Objections at 3-4 [Doc. No. 112]. The Eleventh Circuit has held, "To make a showing of probable cause for a search warrant for a residence, the affidavit must demonstrate a nexus between the premises and both the alleged criminal activity and the defendant; it is not a requisite that the affidavit shows that illegal activity took place at the residence." United States v. Piloto, 562 F.Appx. 907, 913 (11th Cir. 2014). In addition, "[P]robable cause to search a residence exists when "there is a fair probability that contraband or evidence of a crime will be found in a particular place."'" United States v. Tate, 586 F.3d 936, 942-43 (11th Cir. 2009). The affidavit included extensive details that Mobely shot an individual and was a member of a gang. The affidavit also alleged that officers had concluded through investigation that 2771 White Oak Drive was Mobely's place of residence. Together, this information forms a sufficient basis for a probable cause finding. Based on the nature of the alleged criminal activity, there was a fair probability that evidence of the crime-weapons and gang clothing-would be found at 2771 White Oak Drive. While Mobely contends that the allegation that he resided at 2771 White Oak Drive is conclusory, the court concludes this allegation was sufficient to establish a nexus.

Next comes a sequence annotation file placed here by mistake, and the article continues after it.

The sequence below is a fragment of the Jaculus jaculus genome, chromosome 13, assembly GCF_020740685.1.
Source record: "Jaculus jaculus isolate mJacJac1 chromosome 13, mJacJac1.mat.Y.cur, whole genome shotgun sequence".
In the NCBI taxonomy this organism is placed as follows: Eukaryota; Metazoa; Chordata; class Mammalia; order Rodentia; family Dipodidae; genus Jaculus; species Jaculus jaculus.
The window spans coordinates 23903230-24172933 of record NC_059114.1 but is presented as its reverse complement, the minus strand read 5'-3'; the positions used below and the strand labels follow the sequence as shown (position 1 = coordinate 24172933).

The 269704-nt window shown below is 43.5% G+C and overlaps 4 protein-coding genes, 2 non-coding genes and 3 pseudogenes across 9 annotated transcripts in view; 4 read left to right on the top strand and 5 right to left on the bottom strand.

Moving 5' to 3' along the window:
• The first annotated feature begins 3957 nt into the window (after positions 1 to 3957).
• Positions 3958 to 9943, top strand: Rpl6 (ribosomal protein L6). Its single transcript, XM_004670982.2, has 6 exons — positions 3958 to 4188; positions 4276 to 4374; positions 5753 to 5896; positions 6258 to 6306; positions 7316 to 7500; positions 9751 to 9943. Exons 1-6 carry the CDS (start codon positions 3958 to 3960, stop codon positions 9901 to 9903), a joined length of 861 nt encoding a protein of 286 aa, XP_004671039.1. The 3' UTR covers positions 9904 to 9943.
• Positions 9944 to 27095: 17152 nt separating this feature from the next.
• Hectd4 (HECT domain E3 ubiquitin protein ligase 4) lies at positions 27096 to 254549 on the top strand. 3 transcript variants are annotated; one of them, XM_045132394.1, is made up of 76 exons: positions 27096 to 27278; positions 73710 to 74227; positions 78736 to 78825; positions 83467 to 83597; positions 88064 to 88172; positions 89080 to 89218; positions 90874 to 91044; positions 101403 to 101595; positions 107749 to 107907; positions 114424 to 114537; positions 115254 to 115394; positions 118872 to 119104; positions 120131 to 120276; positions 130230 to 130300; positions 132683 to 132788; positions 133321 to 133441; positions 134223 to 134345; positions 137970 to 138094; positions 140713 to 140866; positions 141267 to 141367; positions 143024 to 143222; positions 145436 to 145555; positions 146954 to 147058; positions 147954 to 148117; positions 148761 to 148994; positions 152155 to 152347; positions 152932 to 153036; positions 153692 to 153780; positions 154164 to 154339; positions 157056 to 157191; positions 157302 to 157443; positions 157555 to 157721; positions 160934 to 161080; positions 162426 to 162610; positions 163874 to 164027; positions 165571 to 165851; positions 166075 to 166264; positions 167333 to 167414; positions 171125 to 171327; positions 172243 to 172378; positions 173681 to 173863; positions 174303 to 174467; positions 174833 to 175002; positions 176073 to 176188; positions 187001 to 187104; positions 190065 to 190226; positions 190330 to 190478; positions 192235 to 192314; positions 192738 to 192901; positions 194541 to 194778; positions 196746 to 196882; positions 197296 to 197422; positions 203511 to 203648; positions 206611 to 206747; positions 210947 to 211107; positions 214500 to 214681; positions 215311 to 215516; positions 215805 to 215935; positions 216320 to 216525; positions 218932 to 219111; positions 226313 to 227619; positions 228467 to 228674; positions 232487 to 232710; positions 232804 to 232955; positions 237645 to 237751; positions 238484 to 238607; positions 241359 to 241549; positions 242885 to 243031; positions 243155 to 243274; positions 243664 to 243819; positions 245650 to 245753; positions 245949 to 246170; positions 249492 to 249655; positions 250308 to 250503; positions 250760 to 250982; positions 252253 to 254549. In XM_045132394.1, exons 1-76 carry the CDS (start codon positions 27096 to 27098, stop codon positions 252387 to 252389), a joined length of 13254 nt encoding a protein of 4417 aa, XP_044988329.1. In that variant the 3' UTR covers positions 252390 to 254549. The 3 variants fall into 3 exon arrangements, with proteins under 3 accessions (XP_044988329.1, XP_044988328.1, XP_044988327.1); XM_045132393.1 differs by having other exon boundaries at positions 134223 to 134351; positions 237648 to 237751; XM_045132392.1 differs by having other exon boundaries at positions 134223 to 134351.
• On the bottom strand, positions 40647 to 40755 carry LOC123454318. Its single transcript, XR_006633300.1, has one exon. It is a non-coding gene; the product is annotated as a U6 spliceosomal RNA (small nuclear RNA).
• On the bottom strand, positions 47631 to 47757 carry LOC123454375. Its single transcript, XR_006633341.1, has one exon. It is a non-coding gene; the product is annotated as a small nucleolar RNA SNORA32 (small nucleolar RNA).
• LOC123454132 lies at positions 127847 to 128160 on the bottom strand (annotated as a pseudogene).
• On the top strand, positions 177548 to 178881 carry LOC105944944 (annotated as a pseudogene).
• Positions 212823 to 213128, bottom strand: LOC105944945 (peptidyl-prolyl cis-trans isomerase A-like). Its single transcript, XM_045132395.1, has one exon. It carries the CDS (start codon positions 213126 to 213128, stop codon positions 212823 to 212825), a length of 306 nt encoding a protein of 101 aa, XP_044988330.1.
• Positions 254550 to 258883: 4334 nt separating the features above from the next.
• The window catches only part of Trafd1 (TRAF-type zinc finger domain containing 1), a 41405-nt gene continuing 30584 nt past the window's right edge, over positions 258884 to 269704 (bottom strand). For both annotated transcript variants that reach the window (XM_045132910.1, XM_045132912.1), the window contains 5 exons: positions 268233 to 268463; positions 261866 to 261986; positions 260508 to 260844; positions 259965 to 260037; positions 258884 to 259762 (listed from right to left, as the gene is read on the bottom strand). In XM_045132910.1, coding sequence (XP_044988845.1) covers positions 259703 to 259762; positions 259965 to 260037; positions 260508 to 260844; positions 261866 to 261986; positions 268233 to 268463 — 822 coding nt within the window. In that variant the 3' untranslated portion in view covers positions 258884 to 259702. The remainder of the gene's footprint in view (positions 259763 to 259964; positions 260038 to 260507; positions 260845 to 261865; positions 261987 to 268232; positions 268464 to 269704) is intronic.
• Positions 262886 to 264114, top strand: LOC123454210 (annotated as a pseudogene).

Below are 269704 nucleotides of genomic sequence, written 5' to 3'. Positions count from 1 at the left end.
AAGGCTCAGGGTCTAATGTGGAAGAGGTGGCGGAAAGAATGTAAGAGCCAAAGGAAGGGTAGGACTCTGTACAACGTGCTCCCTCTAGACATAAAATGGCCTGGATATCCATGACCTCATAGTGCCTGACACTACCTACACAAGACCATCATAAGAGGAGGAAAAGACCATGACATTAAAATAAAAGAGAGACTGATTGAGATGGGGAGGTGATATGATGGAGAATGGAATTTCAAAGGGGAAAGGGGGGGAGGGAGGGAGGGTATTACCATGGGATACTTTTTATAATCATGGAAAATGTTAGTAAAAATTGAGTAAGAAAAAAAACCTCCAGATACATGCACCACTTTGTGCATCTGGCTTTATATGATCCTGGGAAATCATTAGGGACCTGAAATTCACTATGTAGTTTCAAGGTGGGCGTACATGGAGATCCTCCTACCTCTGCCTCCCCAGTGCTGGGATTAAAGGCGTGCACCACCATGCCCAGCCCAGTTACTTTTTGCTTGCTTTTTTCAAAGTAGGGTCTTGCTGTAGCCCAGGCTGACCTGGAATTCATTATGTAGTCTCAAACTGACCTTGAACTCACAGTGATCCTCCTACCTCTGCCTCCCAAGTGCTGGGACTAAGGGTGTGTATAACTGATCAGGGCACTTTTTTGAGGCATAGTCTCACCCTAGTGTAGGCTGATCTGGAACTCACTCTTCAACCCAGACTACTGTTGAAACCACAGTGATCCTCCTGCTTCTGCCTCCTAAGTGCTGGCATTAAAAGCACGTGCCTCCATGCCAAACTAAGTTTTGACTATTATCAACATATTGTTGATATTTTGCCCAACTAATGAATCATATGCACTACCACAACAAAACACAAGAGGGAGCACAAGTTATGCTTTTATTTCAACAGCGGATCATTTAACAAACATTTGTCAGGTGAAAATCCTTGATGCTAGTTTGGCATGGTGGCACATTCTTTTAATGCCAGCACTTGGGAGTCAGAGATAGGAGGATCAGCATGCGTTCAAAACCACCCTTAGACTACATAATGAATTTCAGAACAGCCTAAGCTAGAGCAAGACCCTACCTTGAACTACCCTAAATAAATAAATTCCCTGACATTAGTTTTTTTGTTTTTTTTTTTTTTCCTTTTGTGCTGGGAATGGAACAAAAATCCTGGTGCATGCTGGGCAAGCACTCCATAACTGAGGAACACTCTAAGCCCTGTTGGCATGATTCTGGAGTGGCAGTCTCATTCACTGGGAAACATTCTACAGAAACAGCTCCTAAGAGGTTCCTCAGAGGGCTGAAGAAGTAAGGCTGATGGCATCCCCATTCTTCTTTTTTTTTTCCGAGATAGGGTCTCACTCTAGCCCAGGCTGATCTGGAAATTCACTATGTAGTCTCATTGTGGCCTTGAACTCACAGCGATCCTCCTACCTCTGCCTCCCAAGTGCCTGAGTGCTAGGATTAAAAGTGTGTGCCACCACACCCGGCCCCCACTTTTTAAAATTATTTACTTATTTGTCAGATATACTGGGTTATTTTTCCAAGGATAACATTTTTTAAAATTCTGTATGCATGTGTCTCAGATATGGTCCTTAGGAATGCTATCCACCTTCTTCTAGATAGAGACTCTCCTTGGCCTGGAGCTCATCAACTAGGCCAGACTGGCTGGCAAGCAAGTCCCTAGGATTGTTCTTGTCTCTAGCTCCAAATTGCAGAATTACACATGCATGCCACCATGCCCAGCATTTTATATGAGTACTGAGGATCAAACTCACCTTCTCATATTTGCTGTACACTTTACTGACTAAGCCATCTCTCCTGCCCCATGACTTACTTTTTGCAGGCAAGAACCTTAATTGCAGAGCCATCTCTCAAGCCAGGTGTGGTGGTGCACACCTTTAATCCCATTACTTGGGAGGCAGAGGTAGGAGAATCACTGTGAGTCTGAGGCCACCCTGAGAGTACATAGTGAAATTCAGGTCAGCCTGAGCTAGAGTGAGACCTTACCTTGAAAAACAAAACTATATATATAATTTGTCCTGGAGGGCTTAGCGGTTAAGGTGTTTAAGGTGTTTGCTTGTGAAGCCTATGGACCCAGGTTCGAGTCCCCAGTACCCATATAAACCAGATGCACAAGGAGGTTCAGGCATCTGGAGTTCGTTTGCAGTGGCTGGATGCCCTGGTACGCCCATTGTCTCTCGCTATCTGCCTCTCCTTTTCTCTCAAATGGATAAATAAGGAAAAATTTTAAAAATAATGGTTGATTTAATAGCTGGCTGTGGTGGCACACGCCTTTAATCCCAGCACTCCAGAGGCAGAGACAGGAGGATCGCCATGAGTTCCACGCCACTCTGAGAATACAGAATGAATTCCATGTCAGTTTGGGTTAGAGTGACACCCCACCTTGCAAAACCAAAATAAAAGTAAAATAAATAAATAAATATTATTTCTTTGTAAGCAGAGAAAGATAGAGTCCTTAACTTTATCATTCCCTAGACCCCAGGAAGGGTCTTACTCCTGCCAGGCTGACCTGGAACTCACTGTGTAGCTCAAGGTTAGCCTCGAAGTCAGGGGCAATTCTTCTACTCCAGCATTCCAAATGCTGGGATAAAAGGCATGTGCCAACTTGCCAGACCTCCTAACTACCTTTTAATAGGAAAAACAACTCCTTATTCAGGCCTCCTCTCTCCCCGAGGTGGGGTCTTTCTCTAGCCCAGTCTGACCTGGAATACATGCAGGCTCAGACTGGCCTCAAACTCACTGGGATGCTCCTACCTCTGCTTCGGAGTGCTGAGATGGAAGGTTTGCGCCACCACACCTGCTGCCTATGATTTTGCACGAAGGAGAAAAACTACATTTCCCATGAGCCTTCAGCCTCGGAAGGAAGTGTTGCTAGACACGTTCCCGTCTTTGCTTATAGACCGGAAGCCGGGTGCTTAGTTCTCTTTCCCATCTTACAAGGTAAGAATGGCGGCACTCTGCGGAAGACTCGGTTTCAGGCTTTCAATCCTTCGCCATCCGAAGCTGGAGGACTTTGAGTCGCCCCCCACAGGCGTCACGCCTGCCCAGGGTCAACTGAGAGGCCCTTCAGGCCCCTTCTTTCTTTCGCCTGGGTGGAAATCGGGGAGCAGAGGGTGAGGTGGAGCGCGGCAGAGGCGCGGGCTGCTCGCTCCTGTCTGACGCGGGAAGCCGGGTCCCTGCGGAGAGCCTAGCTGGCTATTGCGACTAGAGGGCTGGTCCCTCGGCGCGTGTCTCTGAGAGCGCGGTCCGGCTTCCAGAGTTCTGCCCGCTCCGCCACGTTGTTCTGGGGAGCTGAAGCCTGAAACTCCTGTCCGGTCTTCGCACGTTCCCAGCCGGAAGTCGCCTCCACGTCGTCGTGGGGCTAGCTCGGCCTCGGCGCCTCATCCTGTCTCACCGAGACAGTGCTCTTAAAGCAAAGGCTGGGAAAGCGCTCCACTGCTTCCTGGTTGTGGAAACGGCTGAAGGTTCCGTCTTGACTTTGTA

Regarding the magistrate judge's analysis concerning probable cause, Mobely challenges a footnote to the R&R discussing factual admissions made by the defendant in a court filing. Def.'s Br. on Standing at 1-2 [Doc. No. 75]. This challenge does not warrant attention by the court. The magistrate judge stated in the R&R that she did not rely on the factual admissions to support her analysis. Therefore, to the extent that Mobely objects to footnote one of the R&R, the court declines to consider the objection because it is moot.

The magistrate judge did not err in her determination as to indicia of probable cause. Mobely's first objection to the R&R is OVERRULED.

B. Objection Two - Good Faith

Mobely's second objection is to the magistrate judge's finding that the officers acted in good faith. The United States Supreme Court has held, "In the absence of an allegation that the magistrate abandoned his detached and neutral role, suppression is appropriate only if the officers were dishonest or reckless in preparing their affidavit or could not have harbored an objectively reasonable belief in the existence of probable cause." United States v. Leon, 468 U.S. 897, 926 (1984). According to the Eleventh Circuit, "[t]he purpose of the exclusionary rule is to deter unlawful police misconduct; therefore, when officers engage in objectively reasonable law enforcement activity' and have acted ...